Libya needs international community’s help to defeat Islamic State – Al-Badri

Libyan deputy prime minister says Libyan army needs support to tackle Islamic State and prevent it from becoming stronger

Deputy prime minister Abdul Salam al-Badri was in Malta reassuring oil companies wanting to do business with the Tobruk NOC. Photo: Chris Mangion
Deputy prime minister Abdul Salam al-Badri was in Malta reassuring oil companies wanting to do business with the Tobruk NOC. Photo: Chris Mangion
Libyan deputy PM 'We need international support to defeat Islamic State'

Libya’s peace process is passing through a hard time but deputy prime minister Abdul Salam al-Badri says there is still room for agreement between the country’s warring factions.

Delegates for Libya’s internationally recognized government in Tobruk recalled its team from the United Nations peace talks with Tripoli, complaining about amendments to a draft agreement meant to end their conflict.

A deal was expected to be reached by 20 September for an agreement to have a national unity government after a rival administration took Tripoli in 2014 and infighting continues between respective militias.

“The dialogue is passing through a very hard time,” al-Badri told MaltaToday. “My hope, the way I see it, is that concessions are given and that we come to an agreement. There are very serious differences, but with the help of the international community they will pressurise the guys who are opposing peace, indirectly.”

Al-Badri was addressing a meeting held in Malta by the eastern National Oil Corporation, which has warned companies working with the Tripoli NOC that it will take them for legal arbitration if they don’t work with them.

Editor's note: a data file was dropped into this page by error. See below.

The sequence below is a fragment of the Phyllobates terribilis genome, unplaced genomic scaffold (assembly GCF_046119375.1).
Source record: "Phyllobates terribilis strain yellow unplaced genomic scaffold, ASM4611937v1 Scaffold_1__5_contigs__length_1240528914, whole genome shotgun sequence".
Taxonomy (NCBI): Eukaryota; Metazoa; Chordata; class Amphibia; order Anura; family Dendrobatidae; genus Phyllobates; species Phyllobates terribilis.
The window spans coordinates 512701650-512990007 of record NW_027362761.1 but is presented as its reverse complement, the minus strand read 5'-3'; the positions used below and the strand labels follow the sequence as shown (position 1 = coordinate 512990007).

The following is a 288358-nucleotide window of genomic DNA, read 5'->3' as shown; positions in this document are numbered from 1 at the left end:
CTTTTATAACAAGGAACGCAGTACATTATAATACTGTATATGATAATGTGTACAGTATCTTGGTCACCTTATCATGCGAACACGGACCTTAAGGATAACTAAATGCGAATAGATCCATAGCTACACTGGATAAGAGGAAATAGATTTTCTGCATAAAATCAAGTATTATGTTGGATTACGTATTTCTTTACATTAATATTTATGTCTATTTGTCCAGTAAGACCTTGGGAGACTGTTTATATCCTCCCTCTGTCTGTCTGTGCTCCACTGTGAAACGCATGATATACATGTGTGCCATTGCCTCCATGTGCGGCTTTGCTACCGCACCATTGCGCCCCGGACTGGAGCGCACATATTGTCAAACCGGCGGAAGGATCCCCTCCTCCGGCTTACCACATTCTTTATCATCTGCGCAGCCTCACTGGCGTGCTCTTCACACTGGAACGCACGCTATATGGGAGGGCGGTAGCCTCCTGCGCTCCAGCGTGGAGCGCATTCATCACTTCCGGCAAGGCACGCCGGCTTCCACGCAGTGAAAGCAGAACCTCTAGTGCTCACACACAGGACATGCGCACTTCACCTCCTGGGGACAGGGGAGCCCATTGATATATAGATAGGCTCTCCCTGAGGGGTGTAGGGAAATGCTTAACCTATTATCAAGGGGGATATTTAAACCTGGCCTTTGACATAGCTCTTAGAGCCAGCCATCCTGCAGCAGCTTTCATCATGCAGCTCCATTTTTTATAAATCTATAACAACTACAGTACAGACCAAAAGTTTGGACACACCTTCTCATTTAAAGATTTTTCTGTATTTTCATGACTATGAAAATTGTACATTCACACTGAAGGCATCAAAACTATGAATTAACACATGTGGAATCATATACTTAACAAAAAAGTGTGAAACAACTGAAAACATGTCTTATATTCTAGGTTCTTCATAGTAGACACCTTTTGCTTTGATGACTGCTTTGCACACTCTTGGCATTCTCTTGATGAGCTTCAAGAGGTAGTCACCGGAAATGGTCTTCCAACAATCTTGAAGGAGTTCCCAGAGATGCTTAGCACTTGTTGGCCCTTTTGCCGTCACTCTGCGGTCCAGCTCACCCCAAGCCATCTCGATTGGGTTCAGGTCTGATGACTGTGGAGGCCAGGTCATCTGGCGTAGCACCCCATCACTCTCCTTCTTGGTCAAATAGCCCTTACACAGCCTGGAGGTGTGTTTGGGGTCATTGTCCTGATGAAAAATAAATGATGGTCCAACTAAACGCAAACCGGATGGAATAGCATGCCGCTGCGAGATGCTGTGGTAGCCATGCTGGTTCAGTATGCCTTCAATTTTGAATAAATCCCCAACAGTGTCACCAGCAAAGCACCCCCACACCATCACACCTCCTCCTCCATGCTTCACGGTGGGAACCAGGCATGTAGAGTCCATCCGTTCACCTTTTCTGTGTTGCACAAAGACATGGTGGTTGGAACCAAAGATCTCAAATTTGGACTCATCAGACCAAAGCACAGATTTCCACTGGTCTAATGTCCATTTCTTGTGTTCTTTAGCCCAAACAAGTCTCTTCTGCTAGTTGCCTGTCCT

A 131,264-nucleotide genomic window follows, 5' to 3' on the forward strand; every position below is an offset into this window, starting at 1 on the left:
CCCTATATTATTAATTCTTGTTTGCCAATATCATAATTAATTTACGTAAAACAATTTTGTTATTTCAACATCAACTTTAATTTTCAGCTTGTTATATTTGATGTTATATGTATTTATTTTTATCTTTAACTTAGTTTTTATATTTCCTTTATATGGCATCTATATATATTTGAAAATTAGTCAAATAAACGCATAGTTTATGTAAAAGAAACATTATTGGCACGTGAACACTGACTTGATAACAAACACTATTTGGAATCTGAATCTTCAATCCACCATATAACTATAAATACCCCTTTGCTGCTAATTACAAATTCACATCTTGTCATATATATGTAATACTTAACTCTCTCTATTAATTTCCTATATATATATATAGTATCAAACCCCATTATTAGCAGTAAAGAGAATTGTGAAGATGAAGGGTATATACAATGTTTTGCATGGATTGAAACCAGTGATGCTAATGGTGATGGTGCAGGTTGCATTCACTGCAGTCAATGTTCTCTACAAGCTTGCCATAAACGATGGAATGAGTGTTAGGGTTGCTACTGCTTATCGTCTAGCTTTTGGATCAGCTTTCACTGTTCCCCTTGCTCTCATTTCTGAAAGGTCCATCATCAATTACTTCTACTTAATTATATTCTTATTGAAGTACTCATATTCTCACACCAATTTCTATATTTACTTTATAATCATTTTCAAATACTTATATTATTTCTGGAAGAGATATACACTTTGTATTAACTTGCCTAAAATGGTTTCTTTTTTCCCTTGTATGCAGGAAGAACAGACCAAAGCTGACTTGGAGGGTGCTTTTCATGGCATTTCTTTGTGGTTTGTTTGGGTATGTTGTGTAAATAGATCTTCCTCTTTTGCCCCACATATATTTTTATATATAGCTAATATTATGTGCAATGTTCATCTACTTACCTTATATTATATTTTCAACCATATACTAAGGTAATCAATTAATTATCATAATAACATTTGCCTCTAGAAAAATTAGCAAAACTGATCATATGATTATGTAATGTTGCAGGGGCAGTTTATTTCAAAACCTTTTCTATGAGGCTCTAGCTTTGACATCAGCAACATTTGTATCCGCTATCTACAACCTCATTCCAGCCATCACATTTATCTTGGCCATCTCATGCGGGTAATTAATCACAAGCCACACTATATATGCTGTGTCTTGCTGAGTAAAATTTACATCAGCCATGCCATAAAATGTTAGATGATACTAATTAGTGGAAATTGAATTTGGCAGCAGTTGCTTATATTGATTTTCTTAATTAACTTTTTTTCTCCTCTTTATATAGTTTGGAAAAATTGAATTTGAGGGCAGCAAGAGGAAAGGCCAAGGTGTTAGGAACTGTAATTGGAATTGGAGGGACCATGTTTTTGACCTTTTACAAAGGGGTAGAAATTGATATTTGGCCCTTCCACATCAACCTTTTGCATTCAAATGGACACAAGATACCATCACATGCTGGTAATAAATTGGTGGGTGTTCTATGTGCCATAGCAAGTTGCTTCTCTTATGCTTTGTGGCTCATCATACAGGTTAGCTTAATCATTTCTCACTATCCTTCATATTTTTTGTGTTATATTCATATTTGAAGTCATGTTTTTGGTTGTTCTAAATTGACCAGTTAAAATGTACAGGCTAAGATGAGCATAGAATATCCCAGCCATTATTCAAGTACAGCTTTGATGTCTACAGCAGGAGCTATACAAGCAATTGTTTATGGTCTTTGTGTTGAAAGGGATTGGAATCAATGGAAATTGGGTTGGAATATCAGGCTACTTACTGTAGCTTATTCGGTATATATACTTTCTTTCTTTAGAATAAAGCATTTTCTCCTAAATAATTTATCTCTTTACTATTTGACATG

The meeting was conspicuous by the absence of Libyan prime minister Abdullah al-Thinni, was stopped at Labraq airport by forces led by Khalifa Haftar, who have been fighting militias loyal to the Libya Dawn movement in Tripoli.

“Yes there are some security gaps here and there, but don’t forget that the country is fighting two or three serious wars. You are governing and ruling a country that is almost under a civil war,” he said of the tribal infighting between various militias.

Al-Badri also tried to reassure oil firms present for the NOC meeting at the Hilton,St Julian’s, that Tobruk’s oil faciliaties were under secure military control and unaffected by the operations of Islamic State, or Daesh, located around the city of Derna.

“Hopefully the international community will help the Libyan army tackle Daesh,” al-Badri said. “I have said that Daesh might not be too strong… if we don’t let them. Daesh is run by foreigners… Libyan involvement is not as big as anticipated, they number maybe 2,000 or less.”

Al-Badri said the international community had to lift the weapons embargo on the Libyan army. “They must allow us to have the equipment to defend the country,” al-Badri said.

The UN deal for a unity government is the only solution to the Libyan conflict, which has pushed the North African state to the edge of economic collapse four years after the rebellion ousted dictator Muammar Gaddafi.

UN envoy Bernardino Leon announced earlier this week that the two sides had reached a consensus and would soon name candidates for a unity government.

Leon played down the differences between the two sides and said it was normal to have such debates in the final stages of the talks. “There is still a lack of trust... I think the closer we are to the possibility of a final agreement, the more we will see tough positions,” he told reporters late on Tuesday in the Moroccan town of Skhirat.

Negotiators from both sides are under pressure from hard-liners: armed forces on both sides are loose alliances of former anti-Gaddafi rebels who turned against each other or whose loyalties are more to tribal or regional allegiances.

The NOC also told conference guests in Malta that Libya’s turmoil had allowed Islamic State militants gain ground and human smugglers take advantage of the chaos.

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